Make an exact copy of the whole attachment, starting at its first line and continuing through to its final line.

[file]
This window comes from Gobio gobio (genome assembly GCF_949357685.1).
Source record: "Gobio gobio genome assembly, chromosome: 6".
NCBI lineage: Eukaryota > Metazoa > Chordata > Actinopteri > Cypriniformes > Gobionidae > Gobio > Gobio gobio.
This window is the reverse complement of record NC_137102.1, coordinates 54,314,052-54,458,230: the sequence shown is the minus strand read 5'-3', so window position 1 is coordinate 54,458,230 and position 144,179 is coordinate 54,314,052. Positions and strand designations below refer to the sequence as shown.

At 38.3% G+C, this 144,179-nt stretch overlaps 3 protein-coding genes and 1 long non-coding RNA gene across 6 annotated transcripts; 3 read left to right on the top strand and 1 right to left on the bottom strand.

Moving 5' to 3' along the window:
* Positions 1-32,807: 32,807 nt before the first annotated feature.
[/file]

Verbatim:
This window comes from Gobio gobio (genome assembly GCF_949357685.1).
Source record: "Gobio gobio genome assembly, chromosome: 6".
NCBI lineage: Eukaryota > Metazoa > Chordata > Actinopteri > Cypriniformes > Gobionidae > Gobio > Gobio gobio.
This window is the reverse complement of record NC_137102.1, coordinates 54,314,052-54,458,230: the sequence shown is the minus strand read 5'-3', so window position 1 is coordinate 54,458,230 and position 144,179 is coordinate 54,314,052. Positions and strand designations below refer to the sequence as shown.

At 38.3% G+C, this 144,179-nt stretch overlaps 3 protein-coding genes and 1 long non-coding RNA gene across 6 annotated transcripts; 3 read left to right on the top strand and 1 right to left on the bottom strand.

Moving 5' to 3' along the window:
* Positions 1-32,807: 32,807 nt before the first annotated feature.